Hartill 15.108 Qian Heng Zhong Bao, Lead cash, Southern Han 917 AD Five Dynastie

Hartill 15.108 Qian Heng Zhong Bao, Lead cash, Southern Han 917 AD Five Dynasties Ten Kingdoms

The Five Dynasties and Ten Kingdoms

Qian Heng Zhong Bao, Lead cash

Emperor Lie Zu (Liu Yan) of Southern Han 917-942 AD



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Reference: Hartill 15.108

25.4 mm; 4.1 grams; Material: Lead

Guangzhou Mint

 

Emperor Lie Zu (Liu Yan) of Southern Han (917-42)

  • Qian Heng tong bao (Chinese: 乾亨通寶; pinyin: gān hēngtōng bǎo)

  • Qian Heng zhong bao (Chinese: 乾亨重寶; pinyin: gān hēng zhòng bǎo) were made from bronze and lead.

In 917, Liu Yan proclaimed himself Emperor of a dynasty at first called the Great Yue, then the Han, and set up his capital at Canton, which he renamed Xingwangfu.

Liu Yan (simplified Chinese: 刘龑; traditional Chinese: 劉龑; pinyin: Líu Yán,Vietnamese: Lưu Nghiễm; 889–June 10, 942), né Liu Yan (劉巖), also known as Liu Zhi (劉陟) (from ~896 to 911) and briefly as Liu Gong (劉龔), formally Tianhuang Dadi (天皇大帝) with the temple name Gaozu (高祖), was the first emperor of the Chinese Five Dynasties and Ten Kingdoms period stateSouthern Han.

Southern Han (simplified Chinese: 南汉; traditional Chinese: 南漢; pinyin:Nán Hàn) was a kingdom that existed during the Five Dynasties and Ten Kingdoms period (907-960) along China’s southern coast from 917 to 971. The Kingdom greatly expanded her capital city Hing Wong Fu (Chinese: 興王府; pinyin: Xìngwángfǔ), namely present-day Guangzhou. Not only did it have interaction with other Chinese kingdoms, but due to its location, it also had relations with the Viet (Chinese: 越) people to the south.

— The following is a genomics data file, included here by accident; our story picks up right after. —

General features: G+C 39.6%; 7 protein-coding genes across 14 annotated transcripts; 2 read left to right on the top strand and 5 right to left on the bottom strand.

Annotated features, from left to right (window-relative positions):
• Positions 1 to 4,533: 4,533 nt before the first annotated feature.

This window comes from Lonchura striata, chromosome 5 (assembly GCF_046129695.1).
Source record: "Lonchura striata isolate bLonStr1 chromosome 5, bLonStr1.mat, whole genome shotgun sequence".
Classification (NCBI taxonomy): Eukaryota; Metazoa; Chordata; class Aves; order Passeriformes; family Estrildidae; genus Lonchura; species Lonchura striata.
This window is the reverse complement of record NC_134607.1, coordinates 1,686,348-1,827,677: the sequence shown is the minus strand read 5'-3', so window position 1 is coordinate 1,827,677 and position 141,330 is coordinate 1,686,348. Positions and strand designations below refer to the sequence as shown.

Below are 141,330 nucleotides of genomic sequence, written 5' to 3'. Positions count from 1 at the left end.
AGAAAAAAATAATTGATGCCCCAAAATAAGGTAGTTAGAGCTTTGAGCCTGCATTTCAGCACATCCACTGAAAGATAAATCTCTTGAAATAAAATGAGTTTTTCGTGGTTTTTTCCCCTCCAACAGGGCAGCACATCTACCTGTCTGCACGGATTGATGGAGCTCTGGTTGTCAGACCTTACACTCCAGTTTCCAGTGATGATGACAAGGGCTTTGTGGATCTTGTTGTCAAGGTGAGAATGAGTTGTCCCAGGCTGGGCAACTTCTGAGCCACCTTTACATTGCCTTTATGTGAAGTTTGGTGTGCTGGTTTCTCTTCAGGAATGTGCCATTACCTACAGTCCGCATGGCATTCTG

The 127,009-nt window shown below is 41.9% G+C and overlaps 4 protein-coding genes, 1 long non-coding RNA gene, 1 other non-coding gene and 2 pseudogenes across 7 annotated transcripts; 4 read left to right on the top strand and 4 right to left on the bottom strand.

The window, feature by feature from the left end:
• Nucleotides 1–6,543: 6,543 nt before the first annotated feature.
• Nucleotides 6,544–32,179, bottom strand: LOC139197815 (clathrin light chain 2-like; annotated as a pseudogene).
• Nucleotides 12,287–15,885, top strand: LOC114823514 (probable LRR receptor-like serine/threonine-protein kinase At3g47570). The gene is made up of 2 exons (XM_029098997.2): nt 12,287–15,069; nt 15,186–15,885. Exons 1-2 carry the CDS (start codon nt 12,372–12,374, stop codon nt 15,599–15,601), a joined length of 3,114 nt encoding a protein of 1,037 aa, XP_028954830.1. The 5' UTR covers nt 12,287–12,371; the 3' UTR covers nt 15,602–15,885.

The Five Dynasties and Ten Kingdoms

After the collapse of the Tang in 907, another period of disunity ensued known as the Five Dynasties and Ten Kingdoms period. Five officially recognised dynasties ruled consecutively in the north (with capitals at Kaifeng or Luoyang in Henan), while ten different kingdoms held sway at different times in the south. A shortage of copper made it difficult to produce an adequate supply of coins. In 955, an Edict banned the holding of bronze utensils:

“From now on, except for court objects, weapons, official objects and mirrors, and cymbals, bells and chimes in temples and monasteries, all other bronze utensils are banned... Those who hoard more than 5 jin, no matter how much the amount, will be executed. Those who abetted them will be exiled for two years, followed by labour service for one year. Those around them will suffer 100 strokes of the cane. Informers will be rewarded with 30 strings of cash.”

The south enjoyed somewhat better political and economic conditions, and saw an advance in trade. A great variety of coinage, including large and base metal coins, was issued in this area.

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Hartill 15.108 Qian Heng Zhong Bao, Lead cash, Southern Han 917 AD Five Dynastie

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